Around one in every six employees experience a common mental health problem in any given week. Employers can do a huge amount to help employees in this situation, and line managers and team leaders are in a particularly good position to provide support.
But if mental health problems are not something you’ve had to deal with before, you may not feel confident in providing that support. Here are some tips to help you get started, which you may want to follow up with further reading and training around workplace mental health.
Talk openly about mental health
Openness around mental health has come a long way in recent years and we’re more open to talking about it than ever before. But there’s still work to be done, with only around one in eight employees willing to disclose a mental health issue to their line manager.
By encouraging people to talk about mental health in the workplace, you can help shape the culture, attitudes and behaviours towards mental health in your organisation. And by removing the stigma surrounding mental health, you can help your employees to feel comfortable enough to approach you, should they need to talk. So don’t be afraid to have those open and honest conversations.
Lead by example
Some of your team members might be afraid to speak up about their mental health problems for fear that it may be seen as a sign of weakness or failure. As an employer, line manager, team leader or colleague, you can set an example for those around you. When senior leaders share their own experiences of mental health, it can help to break the stigma and signal to others that it’s OK to be human. By showing that you understand, you may make it easier for them to ask for help and give them the courage to speak up.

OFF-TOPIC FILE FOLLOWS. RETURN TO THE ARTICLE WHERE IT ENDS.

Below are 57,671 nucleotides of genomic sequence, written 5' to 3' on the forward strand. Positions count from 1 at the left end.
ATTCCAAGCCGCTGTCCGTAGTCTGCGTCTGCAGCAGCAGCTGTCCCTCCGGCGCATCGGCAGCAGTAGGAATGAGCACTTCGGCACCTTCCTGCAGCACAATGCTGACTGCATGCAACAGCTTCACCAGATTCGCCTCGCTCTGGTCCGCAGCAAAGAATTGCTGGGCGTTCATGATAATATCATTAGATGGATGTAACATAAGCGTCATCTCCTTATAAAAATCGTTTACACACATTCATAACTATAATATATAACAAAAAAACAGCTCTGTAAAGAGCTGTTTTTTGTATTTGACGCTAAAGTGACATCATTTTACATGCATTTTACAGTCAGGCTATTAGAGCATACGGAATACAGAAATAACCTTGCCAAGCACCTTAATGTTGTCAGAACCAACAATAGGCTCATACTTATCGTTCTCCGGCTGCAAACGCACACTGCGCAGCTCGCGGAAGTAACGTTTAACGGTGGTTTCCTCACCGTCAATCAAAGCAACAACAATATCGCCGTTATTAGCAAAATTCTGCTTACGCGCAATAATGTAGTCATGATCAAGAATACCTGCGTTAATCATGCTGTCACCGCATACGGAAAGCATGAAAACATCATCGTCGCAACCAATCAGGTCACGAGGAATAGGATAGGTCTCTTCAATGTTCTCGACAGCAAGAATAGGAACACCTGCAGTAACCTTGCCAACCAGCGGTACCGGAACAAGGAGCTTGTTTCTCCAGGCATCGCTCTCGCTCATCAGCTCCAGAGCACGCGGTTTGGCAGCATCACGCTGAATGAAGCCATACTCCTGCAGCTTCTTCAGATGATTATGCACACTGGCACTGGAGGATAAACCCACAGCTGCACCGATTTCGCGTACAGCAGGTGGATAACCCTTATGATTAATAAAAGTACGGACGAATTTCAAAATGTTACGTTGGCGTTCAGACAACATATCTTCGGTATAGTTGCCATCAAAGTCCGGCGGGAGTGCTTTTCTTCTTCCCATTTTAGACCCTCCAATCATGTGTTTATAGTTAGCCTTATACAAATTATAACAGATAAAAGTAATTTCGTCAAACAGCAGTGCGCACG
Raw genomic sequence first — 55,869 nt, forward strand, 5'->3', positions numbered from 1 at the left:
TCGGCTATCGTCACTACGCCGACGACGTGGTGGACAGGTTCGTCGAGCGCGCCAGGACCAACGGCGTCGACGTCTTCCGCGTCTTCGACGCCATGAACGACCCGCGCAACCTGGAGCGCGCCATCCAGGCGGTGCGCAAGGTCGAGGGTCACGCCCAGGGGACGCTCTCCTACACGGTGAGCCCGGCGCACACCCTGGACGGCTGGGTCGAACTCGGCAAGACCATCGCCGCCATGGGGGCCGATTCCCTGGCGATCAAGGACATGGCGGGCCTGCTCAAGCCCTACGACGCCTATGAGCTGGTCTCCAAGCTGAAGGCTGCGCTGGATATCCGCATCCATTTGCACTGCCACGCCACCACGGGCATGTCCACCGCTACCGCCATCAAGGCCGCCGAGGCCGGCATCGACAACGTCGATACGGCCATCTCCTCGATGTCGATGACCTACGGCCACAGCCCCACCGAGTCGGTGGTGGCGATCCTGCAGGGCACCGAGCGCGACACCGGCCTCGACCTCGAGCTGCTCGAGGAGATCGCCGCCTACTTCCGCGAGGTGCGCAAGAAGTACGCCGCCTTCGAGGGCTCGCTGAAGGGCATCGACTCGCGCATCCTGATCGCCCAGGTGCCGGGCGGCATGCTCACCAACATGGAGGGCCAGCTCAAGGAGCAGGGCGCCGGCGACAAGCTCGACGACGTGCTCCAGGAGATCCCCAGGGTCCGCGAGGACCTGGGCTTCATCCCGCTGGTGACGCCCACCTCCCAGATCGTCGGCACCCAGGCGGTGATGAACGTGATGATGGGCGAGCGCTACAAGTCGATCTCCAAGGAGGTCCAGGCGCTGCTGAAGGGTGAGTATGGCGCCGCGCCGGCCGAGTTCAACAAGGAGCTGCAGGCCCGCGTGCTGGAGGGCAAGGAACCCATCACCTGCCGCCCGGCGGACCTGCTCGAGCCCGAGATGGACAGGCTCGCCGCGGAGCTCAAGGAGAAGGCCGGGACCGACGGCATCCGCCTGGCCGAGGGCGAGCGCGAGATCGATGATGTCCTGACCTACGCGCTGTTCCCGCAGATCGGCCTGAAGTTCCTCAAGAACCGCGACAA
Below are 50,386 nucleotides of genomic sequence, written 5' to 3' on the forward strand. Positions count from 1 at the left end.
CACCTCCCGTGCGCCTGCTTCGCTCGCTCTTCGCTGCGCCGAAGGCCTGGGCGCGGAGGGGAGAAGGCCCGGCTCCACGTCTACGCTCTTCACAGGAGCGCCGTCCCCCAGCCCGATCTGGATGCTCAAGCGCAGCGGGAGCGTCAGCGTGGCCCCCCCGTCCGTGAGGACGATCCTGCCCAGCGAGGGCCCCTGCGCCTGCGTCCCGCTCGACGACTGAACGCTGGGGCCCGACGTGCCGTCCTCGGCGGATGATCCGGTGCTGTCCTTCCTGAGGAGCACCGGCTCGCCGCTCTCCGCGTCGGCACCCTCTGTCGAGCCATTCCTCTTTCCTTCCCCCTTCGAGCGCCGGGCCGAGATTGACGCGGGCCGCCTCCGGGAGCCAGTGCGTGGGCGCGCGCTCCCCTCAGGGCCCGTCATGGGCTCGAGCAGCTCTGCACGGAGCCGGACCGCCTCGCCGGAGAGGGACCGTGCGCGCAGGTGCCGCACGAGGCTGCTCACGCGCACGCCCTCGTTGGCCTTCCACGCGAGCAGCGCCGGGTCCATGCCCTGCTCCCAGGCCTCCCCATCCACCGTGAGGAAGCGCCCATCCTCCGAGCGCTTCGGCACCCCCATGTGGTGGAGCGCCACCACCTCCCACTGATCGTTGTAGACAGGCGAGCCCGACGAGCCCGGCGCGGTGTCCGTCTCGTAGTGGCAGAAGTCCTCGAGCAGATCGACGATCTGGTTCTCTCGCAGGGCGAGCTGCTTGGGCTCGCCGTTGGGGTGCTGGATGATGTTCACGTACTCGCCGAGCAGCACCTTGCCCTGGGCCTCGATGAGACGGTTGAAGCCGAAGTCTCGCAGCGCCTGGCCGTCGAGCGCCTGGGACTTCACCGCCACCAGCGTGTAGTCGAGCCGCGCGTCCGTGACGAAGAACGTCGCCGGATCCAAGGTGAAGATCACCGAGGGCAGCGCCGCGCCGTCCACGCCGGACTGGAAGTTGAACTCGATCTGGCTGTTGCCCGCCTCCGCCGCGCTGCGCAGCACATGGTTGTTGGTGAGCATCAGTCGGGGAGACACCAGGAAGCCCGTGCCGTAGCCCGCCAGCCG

Many of us have been affected by mental health in some way throughout our lives. Whether it’s a personal experience or someone you know who has been affected. It’s something we can all relate to. From relationships to families, pressures at work to worries at home – we all have good and bad days, successes and failures in life.
If someone at work is struggling, try to put yourself in their shoes. If you and others adopt this approach, you’ll build an empathetic culture and a sense of community. Your colleagues will know they’re part of an organisation that cares about their wellbeing – no matter what challenges life might throw at them.
Invest in training and education
Early intervention can play an important role in helping someone with a mental health problem in their recovery. Teaching managers how to spot the signs of mental health problems and offer support, means your employees will get the help they need as soon as possible. Providing training in mental health for all new and existing managers will ensure they have the confidence and skills to deal with these issues. So why not put your company at the forefront of addressing mental health at work, by investing in training and education for your employees?
Supporting your employees with their mental health means being there during both good and bad times. Think about how you can support your people on an ongoing basis to be at the top of their game. Letting your employees know what’s available to them, both inside and outside of work, is important.
If someone in your organisation is struggling with their mental health, you may need to look at adjustments that could help them. For instance, changes to their working environment or hours may help. You may need to encourage them to take time off when needed, or facilitate their return to work to help them recover.
1. Health matters: health and work. Public Health England. www.gov.uk, published 31 January 2019
2. Mental health toolkit for employers. Business in the Community & Public Health England. www.bitc.org.uk, updated January 2021 (PDF, 6.9 MB)